5th and 7th July - National Strikes

The NEU has announced two days of national strikes for teacher members in England on Wednesday the 5th and Friday the 7th of July.  

Why these strikes have been called

At the end of March, the government made teachers in England an insulting , unacceptable, and unfunded offer of a 4.3% rise for 2023/24 and a £1,000 (before tax) payment to settle this year.   This came nowhere near addressing the problems with teacher pay and would have meant teachers in London still earning less than those in Scotland!  It was rejected by a 98% vote of members.

Then, on the 21st of May, a leaked section from the STRB report indicated a recommendation of a 6.5% pay rise in 2023/24 for teachers in England.  Despite weeks of calls from the NEU, NASUWT, NAHT, and ASCL, for the government to return to talks, we have heard nothing.  By ignoring teachers, they have left us no choice but to announce further strikes.  We are calling on Gillian Keegan to:

She could still agree to this and prevent the strikes.  But we cannot wait until September, by which time she could have rejected the STRB recommendation and denied schools the funding.

Plans for the strike days

We are calling on all Camden teacher members to join the March on Parliament on the 5th of July.

Camden members will meet from 10:45 at the south-east corner of Jubilee Gardens.  The closest tube station is Waterloo.  Look for the banner.

We will form up with groups from the other London Districts at 11:15 and march to the Department of Education and then to Parliament Square to coincide with PMQs.  This is a short march of a 1.5 miles.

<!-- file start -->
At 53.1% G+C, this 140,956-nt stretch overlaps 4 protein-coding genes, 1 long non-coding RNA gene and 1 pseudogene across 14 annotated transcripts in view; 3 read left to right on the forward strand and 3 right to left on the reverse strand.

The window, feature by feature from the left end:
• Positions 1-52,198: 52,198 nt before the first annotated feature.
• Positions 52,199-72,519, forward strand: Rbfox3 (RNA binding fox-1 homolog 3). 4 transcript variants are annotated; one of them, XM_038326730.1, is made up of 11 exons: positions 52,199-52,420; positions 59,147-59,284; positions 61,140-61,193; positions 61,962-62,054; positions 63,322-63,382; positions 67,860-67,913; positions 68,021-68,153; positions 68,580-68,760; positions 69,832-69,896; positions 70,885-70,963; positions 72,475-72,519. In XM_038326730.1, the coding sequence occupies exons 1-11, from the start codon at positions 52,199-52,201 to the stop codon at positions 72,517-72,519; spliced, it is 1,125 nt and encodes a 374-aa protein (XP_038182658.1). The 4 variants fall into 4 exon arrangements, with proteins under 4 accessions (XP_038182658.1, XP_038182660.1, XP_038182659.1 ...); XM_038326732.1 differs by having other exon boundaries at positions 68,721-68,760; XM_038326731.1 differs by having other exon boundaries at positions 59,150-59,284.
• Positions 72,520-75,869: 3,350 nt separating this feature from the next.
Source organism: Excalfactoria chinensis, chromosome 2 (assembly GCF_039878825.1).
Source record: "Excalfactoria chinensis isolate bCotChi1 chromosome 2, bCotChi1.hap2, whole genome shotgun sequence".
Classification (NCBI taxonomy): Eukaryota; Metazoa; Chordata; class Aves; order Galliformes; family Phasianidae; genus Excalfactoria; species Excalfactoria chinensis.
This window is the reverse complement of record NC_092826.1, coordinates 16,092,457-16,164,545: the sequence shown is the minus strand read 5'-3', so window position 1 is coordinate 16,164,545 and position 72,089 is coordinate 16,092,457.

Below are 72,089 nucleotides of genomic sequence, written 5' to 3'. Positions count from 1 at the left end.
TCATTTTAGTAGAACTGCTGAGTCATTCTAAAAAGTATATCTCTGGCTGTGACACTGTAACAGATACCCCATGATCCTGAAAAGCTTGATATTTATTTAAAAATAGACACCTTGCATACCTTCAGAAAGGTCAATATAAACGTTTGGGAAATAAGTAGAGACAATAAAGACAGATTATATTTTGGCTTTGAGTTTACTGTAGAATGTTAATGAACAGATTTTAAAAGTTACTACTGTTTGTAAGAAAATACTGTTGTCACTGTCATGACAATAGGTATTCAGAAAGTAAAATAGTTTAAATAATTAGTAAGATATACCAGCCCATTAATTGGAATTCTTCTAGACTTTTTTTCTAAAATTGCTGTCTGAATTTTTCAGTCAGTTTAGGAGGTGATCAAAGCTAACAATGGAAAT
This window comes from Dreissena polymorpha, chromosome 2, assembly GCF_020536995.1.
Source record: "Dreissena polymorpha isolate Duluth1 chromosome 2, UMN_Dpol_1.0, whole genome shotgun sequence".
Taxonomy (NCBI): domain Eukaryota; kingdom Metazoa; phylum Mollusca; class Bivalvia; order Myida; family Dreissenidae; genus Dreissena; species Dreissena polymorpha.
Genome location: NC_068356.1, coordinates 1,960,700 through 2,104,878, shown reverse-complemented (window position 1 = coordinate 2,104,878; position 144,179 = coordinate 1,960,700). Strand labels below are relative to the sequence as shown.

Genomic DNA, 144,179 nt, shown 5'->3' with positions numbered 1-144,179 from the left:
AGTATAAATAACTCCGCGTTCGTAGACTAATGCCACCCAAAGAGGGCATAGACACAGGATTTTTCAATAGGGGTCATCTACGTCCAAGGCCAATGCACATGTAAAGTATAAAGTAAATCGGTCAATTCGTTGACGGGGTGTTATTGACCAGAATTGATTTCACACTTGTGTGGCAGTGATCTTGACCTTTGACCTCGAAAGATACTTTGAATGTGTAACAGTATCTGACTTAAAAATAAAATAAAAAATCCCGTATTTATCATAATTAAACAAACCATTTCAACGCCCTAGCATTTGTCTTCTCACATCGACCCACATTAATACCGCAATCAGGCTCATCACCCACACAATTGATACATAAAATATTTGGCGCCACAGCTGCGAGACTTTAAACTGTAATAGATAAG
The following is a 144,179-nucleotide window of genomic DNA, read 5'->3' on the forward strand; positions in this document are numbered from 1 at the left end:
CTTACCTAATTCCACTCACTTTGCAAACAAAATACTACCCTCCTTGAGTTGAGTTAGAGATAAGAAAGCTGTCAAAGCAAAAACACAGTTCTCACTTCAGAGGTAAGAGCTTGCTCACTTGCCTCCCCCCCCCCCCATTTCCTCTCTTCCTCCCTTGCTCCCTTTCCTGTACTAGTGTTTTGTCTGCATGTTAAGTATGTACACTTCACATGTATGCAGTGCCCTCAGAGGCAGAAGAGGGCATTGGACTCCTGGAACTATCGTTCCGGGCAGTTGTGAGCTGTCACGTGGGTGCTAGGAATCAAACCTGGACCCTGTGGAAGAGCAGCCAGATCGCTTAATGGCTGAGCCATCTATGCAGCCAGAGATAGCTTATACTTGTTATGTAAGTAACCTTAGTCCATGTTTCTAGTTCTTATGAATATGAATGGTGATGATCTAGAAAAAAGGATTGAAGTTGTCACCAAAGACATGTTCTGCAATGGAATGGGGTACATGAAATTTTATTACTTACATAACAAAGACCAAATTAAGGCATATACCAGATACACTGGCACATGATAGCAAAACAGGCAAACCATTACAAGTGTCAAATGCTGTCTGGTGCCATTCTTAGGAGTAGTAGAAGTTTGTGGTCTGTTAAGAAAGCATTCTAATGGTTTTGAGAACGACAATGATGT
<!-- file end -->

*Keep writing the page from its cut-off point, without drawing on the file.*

The 7th of July will likely involve local events in the morning.  We will support any school group who wishes to organise a picket line, which gives all colleagues who wish to  join the strike the legal protection to do so.  They also bring important visibility to the campaign and give us an opportunity to engage with the public. 

Why it is important that members join strike action.

We are fighting for fair pay not just for ourselves but for our colleagues now and in the future.  40,000 teachers (not including those retiring) left the profession last year.  The government has failed to recruit enough new trainees.  The lack of teachers and inadequate school funding is robbing children of the resources and opportunities they deserve.

The government is relying on the financial challenges and low pay they have caused to dissuade you from striking.  We are fighting for a pay rise that will more than compensate for the money sacrificed and that will benefit you every pay-day going forward.  We are also fighting for better funding to repair the damage done to children's education they have caused.

We know this, but we must ensure that the message of fair pay and better funding continues to be in the news and public discourse.

We call on members to: